Is Brain Emulation Dangerous?

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Is Brain Emulation Dangerous? 

Brain emulation is a hypothetical but extremely transformative technology which has a non zero chance of appearing during the next century. This paper investigates  whether  such  a  technology would  also  have  any  predictable  characteristics  that  give  it  a  chance  of  being  catastrophically dangerous, and whether there are any policy levers which might be used to make it safer.

It concludes¬† that¬† the¬† riskiness¬† of¬† brain¬† emulation¬† probably¬† depends¬† on¬† the¬† order¬† of¬† the preceding¬† research¬† trajectory.¬† ¬† Broadly¬† speaking,¬† it¬† appears¬† safer¬† for¬† brain¬† emulation¬† to¬† happen sooner, because slower CPUs would make the technology‚Äės impact more gradual.¬† It may also be safer¬† if¬† brains¬† are¬† scanned¬† before¬† they¬† are¬† fully¬† understood¬† from¬† a¬† neuroscience¬† perspective, thereby¬† increasing¬† the¬† initial¬† population¬† of¬† emulations,¬† although¬† this¬† prediction¬† is¬† weaker¬† and more scenario-dependent.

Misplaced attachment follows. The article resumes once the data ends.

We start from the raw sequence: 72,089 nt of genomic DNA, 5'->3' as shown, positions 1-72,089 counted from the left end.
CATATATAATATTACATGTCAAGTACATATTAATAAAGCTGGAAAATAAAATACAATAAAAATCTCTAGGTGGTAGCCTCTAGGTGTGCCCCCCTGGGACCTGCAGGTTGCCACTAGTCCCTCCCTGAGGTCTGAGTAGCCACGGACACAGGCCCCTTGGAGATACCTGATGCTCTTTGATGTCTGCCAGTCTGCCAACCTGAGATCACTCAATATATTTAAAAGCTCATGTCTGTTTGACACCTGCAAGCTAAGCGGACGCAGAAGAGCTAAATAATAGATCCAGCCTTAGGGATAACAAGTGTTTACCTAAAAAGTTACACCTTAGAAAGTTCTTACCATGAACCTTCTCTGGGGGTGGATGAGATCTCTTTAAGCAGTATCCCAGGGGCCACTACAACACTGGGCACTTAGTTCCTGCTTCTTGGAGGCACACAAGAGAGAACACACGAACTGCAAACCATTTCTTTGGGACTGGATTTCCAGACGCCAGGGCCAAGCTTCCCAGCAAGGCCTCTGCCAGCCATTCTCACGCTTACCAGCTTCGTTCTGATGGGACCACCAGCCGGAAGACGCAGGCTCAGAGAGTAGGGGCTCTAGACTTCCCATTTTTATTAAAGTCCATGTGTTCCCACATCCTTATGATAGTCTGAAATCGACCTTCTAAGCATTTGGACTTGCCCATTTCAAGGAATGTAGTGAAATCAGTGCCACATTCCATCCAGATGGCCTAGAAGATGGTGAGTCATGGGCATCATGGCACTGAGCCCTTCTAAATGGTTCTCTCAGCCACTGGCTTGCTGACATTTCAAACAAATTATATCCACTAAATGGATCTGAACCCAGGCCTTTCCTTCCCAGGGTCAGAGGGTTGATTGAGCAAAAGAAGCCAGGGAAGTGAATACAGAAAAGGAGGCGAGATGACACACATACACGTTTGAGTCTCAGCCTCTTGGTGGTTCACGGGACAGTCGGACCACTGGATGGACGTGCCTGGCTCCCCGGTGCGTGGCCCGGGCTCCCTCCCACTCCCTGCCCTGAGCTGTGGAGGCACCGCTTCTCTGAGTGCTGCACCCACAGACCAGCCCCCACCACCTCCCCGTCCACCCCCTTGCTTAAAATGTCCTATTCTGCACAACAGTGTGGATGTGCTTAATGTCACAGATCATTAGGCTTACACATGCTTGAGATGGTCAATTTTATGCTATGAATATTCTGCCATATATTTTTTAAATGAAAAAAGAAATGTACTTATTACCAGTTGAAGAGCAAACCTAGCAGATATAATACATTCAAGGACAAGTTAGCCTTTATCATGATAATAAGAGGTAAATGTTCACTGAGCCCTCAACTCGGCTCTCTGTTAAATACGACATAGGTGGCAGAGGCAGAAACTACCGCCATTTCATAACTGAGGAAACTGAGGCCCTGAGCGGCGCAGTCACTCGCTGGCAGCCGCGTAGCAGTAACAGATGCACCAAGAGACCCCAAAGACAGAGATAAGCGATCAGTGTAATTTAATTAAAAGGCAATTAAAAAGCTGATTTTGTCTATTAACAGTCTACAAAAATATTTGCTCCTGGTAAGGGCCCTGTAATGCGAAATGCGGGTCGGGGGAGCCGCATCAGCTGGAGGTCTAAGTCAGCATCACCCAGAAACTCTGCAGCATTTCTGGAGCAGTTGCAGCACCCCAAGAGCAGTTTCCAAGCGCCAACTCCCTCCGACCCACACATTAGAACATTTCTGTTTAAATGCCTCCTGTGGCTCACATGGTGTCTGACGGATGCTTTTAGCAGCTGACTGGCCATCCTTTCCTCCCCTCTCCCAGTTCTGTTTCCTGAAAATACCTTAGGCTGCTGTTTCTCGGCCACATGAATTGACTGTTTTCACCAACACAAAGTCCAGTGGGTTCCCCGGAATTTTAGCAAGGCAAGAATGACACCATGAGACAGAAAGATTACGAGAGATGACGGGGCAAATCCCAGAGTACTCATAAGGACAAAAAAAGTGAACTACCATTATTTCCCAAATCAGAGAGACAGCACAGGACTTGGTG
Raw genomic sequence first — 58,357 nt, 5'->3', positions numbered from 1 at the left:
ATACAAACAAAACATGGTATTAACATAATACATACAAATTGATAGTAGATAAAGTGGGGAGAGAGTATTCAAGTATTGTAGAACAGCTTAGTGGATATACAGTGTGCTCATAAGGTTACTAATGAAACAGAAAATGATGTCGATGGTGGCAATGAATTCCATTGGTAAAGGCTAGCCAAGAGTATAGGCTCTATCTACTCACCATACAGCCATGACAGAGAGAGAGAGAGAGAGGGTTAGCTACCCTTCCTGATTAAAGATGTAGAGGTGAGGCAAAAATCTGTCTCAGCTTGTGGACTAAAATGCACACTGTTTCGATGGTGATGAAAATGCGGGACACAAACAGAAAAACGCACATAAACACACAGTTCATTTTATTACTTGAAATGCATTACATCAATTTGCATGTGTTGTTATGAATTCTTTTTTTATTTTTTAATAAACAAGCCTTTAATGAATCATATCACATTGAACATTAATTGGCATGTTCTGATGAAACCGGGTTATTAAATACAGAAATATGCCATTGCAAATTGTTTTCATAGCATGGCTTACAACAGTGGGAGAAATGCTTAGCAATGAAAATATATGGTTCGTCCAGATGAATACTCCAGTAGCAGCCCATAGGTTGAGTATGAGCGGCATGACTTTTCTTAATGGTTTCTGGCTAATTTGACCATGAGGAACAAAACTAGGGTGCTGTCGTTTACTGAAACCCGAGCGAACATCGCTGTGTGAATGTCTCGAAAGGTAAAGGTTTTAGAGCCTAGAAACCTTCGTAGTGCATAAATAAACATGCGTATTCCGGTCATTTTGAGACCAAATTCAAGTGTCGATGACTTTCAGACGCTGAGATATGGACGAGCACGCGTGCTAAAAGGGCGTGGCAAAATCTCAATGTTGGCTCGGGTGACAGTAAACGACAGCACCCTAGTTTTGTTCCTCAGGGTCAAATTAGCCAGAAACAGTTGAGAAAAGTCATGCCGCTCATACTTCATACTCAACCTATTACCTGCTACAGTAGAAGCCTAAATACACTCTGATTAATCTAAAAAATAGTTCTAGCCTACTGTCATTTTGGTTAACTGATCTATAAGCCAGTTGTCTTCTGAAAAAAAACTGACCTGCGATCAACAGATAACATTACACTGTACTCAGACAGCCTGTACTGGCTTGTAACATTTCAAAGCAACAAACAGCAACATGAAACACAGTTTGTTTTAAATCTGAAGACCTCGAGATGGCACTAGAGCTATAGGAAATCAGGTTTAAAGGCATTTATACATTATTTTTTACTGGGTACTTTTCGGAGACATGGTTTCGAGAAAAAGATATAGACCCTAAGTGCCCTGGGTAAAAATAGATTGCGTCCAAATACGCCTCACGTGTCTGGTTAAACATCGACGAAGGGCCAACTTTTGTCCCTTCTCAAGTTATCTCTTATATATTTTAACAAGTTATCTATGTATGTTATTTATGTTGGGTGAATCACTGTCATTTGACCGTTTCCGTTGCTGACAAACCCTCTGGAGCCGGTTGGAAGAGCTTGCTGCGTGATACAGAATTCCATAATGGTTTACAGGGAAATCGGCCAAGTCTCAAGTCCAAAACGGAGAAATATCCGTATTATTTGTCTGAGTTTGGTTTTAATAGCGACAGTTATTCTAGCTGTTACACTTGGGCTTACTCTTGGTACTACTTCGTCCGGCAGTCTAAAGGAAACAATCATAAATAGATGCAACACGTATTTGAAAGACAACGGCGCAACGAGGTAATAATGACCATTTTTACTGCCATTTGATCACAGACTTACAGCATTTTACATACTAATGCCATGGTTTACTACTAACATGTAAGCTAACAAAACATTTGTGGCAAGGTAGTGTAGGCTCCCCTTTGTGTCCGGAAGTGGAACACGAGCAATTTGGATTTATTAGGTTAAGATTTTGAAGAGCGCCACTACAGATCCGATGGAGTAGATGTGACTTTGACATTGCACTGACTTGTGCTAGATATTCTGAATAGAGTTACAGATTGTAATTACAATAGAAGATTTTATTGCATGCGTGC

The risks posed by brain emulation also seem strongly connected to questions about the balance of power between attackers and defenders in computer security contests. If economic property rights in  CPU  cycles are  essentially  enforceable,  emulation  appears  to  be  comparatively  safe;  if  CPU cycles  are  ultimately  easy  to  steal,  the  appearance  of  brain  emulation is  more  likely  to  be  a destabilizing development for human geopolitics.


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